Alex, this is why I do not feed big bales to my horses anymore since my dad passed on. They can retain moisture, then spoil if done to quickly because doing hay this way is a time saver. When dad made big bales he did it right, he mowed hay dry, raked dry, then baled dry. Horses do not have 4 stomachs as a cattle do, so colic and other digestive ailments are more likely to happen with bad/moldy big bales. Cattle can get away with this. My hay man does his own hay, the same way dad made hay and feeds his own horses his hay. But he does the big squares.

By Wes Scott (Travelnorth) on Wednesday, July 27, 2011 - 11:00 pm:

The round bales really add to the scenery of
the U.P. I really like how they look on the fields. They photo graph nice in early morning
or late in the day light.

By Russell E. Emmons (Russemmons) on Thursday, July 28, 2011 - 02:32 am:

Great Photos Connie!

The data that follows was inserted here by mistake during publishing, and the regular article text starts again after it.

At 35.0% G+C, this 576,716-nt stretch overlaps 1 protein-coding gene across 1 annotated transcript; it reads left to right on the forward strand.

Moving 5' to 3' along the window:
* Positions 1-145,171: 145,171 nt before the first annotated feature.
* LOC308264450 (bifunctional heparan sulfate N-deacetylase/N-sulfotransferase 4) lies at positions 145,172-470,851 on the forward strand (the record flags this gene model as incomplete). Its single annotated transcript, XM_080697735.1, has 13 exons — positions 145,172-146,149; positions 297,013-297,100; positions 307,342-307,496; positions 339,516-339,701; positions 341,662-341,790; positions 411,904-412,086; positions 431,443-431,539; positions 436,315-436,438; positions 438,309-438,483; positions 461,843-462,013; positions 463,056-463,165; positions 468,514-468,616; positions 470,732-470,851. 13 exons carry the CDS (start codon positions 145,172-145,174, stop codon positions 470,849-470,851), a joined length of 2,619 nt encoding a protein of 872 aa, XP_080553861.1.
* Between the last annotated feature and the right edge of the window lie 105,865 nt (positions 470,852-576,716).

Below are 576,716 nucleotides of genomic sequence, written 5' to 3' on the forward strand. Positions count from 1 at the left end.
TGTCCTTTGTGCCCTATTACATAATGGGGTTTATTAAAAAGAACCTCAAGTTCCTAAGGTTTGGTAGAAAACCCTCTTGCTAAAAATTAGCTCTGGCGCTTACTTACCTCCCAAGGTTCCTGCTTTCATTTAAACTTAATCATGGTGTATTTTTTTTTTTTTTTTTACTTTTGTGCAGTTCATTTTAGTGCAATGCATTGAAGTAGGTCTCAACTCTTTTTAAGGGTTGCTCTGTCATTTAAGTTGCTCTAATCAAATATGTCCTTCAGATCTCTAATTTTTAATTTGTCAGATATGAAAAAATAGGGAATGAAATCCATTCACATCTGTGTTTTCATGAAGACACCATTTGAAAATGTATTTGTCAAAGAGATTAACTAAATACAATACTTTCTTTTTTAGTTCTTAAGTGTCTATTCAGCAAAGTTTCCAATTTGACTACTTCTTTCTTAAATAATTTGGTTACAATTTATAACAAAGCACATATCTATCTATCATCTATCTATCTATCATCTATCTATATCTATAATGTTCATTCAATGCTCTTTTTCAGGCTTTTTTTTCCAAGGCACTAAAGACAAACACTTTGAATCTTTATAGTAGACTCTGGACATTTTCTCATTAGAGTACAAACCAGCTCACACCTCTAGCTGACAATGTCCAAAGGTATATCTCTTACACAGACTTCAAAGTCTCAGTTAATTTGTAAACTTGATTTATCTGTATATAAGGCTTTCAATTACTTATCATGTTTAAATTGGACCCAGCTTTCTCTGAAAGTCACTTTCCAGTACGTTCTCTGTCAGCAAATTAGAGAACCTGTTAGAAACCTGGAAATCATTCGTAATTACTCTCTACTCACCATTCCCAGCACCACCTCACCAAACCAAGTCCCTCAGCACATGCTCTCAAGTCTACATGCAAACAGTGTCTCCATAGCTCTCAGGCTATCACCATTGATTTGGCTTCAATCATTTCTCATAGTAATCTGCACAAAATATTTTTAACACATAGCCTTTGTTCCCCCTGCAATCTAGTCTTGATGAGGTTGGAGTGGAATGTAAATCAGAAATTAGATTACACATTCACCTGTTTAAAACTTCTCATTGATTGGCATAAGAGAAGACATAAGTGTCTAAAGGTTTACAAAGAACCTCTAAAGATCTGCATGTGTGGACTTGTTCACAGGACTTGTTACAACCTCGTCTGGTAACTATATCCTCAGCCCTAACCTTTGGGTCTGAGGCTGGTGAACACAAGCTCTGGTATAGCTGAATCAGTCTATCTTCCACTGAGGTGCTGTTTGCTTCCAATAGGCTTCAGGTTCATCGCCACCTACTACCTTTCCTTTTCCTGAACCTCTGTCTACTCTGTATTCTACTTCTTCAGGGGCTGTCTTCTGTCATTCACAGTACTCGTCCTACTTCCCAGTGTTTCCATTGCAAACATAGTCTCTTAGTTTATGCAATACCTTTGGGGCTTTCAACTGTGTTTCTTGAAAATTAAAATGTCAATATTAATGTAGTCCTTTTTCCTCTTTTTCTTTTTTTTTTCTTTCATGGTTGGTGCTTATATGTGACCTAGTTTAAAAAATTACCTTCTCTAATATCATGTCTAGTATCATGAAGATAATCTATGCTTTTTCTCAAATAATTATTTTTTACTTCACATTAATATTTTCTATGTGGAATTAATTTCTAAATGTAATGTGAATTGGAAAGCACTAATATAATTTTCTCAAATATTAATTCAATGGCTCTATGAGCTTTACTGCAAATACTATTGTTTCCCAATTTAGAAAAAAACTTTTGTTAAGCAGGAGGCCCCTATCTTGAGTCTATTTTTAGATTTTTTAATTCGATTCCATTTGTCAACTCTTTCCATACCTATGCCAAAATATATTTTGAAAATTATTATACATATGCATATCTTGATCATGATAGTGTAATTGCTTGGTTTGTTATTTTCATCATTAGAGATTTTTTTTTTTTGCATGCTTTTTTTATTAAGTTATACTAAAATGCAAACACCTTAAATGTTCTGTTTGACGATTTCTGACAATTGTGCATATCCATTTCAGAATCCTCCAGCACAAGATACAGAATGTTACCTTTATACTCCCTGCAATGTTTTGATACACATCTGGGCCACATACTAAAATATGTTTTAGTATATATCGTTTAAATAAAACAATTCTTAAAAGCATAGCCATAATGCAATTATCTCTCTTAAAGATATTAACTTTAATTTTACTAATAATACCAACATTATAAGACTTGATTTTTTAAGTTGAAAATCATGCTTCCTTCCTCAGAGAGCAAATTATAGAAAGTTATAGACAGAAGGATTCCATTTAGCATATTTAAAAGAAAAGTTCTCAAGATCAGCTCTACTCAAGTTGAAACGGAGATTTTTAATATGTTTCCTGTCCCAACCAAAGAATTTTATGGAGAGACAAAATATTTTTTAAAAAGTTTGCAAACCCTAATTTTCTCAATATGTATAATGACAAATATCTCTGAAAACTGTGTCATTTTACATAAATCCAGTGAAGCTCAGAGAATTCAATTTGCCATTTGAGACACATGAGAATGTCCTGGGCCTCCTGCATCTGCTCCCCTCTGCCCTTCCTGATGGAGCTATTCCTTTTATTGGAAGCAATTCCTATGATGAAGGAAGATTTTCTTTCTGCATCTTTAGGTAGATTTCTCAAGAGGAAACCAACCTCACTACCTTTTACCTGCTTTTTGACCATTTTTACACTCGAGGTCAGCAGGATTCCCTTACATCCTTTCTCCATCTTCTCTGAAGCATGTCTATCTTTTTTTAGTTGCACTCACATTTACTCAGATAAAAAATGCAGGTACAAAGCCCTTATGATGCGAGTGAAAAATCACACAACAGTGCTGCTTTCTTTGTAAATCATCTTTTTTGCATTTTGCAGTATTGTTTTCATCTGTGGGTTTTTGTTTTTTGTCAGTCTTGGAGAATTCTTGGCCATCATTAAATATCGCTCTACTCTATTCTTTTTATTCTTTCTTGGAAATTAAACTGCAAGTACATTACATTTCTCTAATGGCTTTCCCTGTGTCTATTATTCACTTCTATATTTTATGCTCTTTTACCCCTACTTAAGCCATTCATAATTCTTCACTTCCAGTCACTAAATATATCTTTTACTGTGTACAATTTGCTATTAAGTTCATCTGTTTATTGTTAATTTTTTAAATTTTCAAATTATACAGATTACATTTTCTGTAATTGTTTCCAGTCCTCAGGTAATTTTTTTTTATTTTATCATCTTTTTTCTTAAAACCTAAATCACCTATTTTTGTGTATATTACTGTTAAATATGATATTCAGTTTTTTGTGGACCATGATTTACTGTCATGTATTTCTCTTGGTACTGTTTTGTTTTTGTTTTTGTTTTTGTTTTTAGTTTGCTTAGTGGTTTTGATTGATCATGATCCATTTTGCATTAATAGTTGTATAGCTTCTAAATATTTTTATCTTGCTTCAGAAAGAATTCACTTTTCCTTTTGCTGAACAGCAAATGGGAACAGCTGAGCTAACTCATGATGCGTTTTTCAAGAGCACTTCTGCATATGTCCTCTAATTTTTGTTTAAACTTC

Scenes like this just across the road from us! They just did both square standard bales and the big rounds about a week ago. Got pics of all the crew doing the work! He often "shrink wraps" the rounds or just cover them with tarps and they get left outside. Even tho everything was late this season still should be time for a second cutting here. Really impressed with Janie T's knowledge of this! Right on! Down here the Hawks love to sit on the rounds and eye the fields for a mouse, vole, or snake meal!
BTW Connie is my cousin!

By Janie T. (Bobbysgirl) on Thursday, July 28, 2011 - 05:17 am:

Russell, it's all hands on knowledge. I always enjoyed the hay season on the farm!

By Mary Beth Knuuttila (Mbknuuttila) on Monday, August 1, 2011 - 08:49 am:

That old house with the tiger lilies is the house where my Grandmother was born. It belonged to Henry Keranen, my Great-Grandfather. I'm so excited to see it on the Pasty Cam!